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Before sunset, two surfers walked into camp. That’s tough, I thought, carrying a pack and a surfboard on one’s back while navigating footing on the squishy sand and uneven roly-poly rocks. They reminded me of those adventure seekers who carry their skis on their backs up to Camp Muir on Mt. Rainier and then ski down the glacier. While the skiing or the surf might be better somewhere easier to access, it is the entire adventure that makes it perfect; and, the nine-mile hike in from Shelter Cove to Big Flat is a favorite amongst surfers. Later that evening watching them surf my admiration for them increased, not only did they haul their gear in, but they paddled out and surfed for over an hour in the cold northern California Pacific Ocean; and, they had no fire (because fires are prohibited) to warm up with once they got out of the water!


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During the night, we shared the same rhythmic sounds of the rising and retreating waves, with the other backpackers and a few wild creatures. A skunk came out of the bushes and walked into our camping spot sniffing around as we were settling into our tent for the night. We both sat still as the logs, frightened as much as if a bear had walked into our campsite. I woke in the moonless black night and wandered towards the sound of the breaking waves with my headlamp guiding me. The fog was thick. I saw dozens of glowing eyes staring at me. I focused my light to see whom I had startled and who startled me–there was a family of river otters observing me, and as surprised as I was to see them.

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The next morning as the sun pushed through the dense morning fog, I noticed we were following fresh bear tracks in the sand. Based on the tides, that bear could not have been more than 45 minutes ahead of us. A part of me was excited to see a bear, and I kept stopping and looking forwards and back, up and down the beach, and up the tree-lined rocky cliffs and towards the distant meadow, although I never saw the bear, I know it was near!

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Walking along the shoreline, the constant and harmonious roar of the ocean becomes a soundtrack to drifting thoughts. In the infrequent places where the trail winds onto the sedges and rushes (a welcome respite from walking on shifting sand and slippery rocks), there is enough distance away from the waves to hear a few of the nearly 300 species of native and migratory birds that inhabit the Lost Coast Trail. Another migratory species, the grey whale, travels along this coastline; if timely planned you may be fortunate to spy these majestic creatures offshore during your long walk on the beach.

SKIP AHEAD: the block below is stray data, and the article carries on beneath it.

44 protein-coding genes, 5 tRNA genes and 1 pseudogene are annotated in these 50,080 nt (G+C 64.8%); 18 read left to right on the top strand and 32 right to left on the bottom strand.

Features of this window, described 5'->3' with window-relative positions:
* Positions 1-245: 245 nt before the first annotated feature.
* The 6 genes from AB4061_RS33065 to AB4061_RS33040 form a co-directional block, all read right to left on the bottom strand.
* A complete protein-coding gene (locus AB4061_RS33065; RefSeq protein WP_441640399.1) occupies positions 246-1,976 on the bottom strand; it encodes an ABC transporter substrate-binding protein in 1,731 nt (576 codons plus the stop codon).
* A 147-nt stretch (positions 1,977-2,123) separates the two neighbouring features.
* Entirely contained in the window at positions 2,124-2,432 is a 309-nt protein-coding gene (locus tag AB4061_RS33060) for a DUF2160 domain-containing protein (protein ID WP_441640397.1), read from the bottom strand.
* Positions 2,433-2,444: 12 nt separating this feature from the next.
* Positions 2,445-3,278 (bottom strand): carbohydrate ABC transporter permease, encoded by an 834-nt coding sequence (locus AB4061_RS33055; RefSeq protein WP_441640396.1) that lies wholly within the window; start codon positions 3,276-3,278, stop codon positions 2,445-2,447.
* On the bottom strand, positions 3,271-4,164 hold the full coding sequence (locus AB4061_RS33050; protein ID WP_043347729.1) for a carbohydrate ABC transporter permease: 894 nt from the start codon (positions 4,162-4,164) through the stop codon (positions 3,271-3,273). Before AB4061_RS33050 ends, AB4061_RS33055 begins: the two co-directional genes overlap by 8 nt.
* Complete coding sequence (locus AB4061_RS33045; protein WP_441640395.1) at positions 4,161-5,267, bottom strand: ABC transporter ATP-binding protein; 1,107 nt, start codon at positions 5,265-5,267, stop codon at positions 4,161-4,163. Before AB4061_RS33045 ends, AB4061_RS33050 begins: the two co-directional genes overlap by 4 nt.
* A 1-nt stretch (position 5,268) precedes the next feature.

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We passed by the appropriately named Seal Rock, a craggy, speckled island crowded with harbor seals. We saw Sea Lion Gulch where many rotund sea lions slumber on the sandy shore. We passed by a decaying carcass of an 80-foot long blue whale. Before the tides rose, we strolled by tide pools with colorful starfish and sea anemones. I noticed the trail was litter-free. I felt a sense of gratitude toward those who hiked the Lost Coast Trail who shared a desire to keep it pristine and leave no trace, not even their footprints.

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The four and half mile stretch towards Shelter Cove rambled along a narrow beach, lined by a rocky cliff-hugging shoreline where the 4000-foot King Range rise steeply from the rocky black sand beach. This is said to be the most difficult section of the trail. With even a three-foot tide it is not possible to pass, because the waves would cover the beach and crash into the cliff. The morning light shifted from various shades of gray as the sun tried to filter through the damp, foggy sky creating an indiscernible veil of distant light. As we were hiking, the beach would disappear into the mist giving a feeling of walking into infinity.

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Mile upon mile of the 26 miles, taking in the serene ocean view, the experience threw a new light on strolling along the beach. In the end, it is not one of the most difficult hikes I have done; indeed, it had its moments of feeling arduous yet not the adrenal rush of climbing high altitudes or the extreme challenge of Rocky Mountain ridges. We considered, our 42 hours on the trail could possibly be completed in one day, factoring in the tides and with proper planning, and a headlamp—now that would be challenging, but it could be done. Going slow is usually not my pace, but the Lost Coast induces slowing down. Much of the reason for going on this hike is to unplug far off the path of cars, campers, and crowds: this is why most hikers take three to five nights to savor the views and tranquility and experience the splendor of the foggy, misty sky and falling asleep with the ocean singing a lullaby, a continual harmonious ebb and flow of rolling waves.